Romblon – a peaceful island of crystal clear water, white sandy beaches and balmy tropical climate – what an idyllic place! But when Phyllis Rappa first visited the island, what motivated her to decide to live and work there was not the beauty of the place, but the needs of the people. Specifically, they needed to hear the word of God in their own language, a language which speaks to their hearts. She said, “I immediately felt peace and knew that God was leading me to that project.”
The Romblomanon people number about 106,000, living mainly on the several islands which comprise the province of Romblon in central Philippines. Although most claim to be Christian, traditional animism and witchcraft still influence the lives and practices of the people.
30 years of service
Phyllis worked as a secretary in Wycliffe Singapore before she joined Wycliffe as a member in 1987. After she completed her linguistics and other training, she left for the Philippines in 1990. She was assigned to the Romblomanon project in 1993, and remained with that project for nearly 25 years. Of course, she did not work alone – she was joined in 1995 by Rence and Pauline Law from Hong Kong, and worked alongside local translators on the team.
Her first house had bamboo walls and a grass roof, with no running water or electricity! She used kerosene lamps and well water. Later she had a small house built near the beach which she shared with a local helper. Always fond of children, she spent most of the first two years learning language and culture by spending time with the village children and writing down her cultural observations in a notebook. She prepared a 1000-word dictionary, and studied the grammar and sound system of the Romblomanon language.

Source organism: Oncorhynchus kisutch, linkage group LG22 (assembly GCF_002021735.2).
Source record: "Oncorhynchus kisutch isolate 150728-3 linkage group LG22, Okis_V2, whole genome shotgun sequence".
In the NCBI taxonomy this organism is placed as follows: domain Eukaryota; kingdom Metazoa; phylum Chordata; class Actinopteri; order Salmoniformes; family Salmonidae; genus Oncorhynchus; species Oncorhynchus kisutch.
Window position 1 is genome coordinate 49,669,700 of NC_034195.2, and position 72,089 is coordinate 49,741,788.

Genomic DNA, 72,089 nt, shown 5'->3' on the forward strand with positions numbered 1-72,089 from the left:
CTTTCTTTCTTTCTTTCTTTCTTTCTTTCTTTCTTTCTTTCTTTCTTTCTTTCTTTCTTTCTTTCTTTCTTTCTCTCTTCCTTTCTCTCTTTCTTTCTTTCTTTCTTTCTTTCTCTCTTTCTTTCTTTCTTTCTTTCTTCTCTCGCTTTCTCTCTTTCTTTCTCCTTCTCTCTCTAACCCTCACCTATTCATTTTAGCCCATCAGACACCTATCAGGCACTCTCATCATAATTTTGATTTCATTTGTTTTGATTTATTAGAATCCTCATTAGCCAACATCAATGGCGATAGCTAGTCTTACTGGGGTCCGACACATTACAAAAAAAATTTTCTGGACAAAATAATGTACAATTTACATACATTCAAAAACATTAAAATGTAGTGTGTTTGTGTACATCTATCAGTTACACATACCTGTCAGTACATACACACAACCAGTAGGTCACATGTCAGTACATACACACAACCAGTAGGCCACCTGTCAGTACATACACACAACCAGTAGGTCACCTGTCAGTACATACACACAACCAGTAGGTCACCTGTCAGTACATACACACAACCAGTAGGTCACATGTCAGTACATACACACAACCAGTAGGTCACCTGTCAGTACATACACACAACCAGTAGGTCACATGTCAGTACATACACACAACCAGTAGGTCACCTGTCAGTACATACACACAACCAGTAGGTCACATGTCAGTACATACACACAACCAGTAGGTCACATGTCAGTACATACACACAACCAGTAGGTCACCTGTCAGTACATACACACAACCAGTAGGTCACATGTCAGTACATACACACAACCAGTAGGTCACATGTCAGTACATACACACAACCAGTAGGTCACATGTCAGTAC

Translation work is long and slow, and there are always many interruptions from village events, help requested by the villagers, personal health issues, etc. The team persevered and the New Testament was finally completed in 2017. During that time, in 2007, Phyllis had to return to Singapore for cancer treatment, only returning to the Philippines in 2009. Years later, cancer recurred, and she returned to Singapore in February 2016, passing away in September 2017. During that last period in Singapore, Phyllis continued to work on the translation when she was able.
A grand celebration
The Romblomanon New Testament was published in 2019, and the team organised a Bible dedication and grand celebration on 27 April 2019. It was a moving experience for many of Phyllis’s supporters. One of her long-time supporters said how she appreciated being able to see where Phyllis had lived and worked, and even eat at her favourite restaurant. Her nephew commented that the completed New Testament was a wonderful legacy of his aunt’s life.
The Word became flesh
Phyllis’s was an incarnational ministry. She gave up the comforts of Singapore to live among the Romblomanon people, share their experiences, play with their children, and show them God’s love. She went there knowing full well that others before her had experienced sickness and spiritual warfare, and she chose to return even after her first bout of cancer. Her aim was to help them experience the truth of John 1:14:
The Word became flesh and made his dwelling among us. We have seen his glory, the glory of the one and only Son, who came from the Father, full of grace and truth.
Please continue to pray for the Romblomanon people as they hear God’s word in their heart language. May their lives be transformed by this Word!
Wycliffe Singapore supports work among minority groups in a number of countries to bring them God’s word in their heart languages. If you would like to find out how you can be involved in this work, please contact us.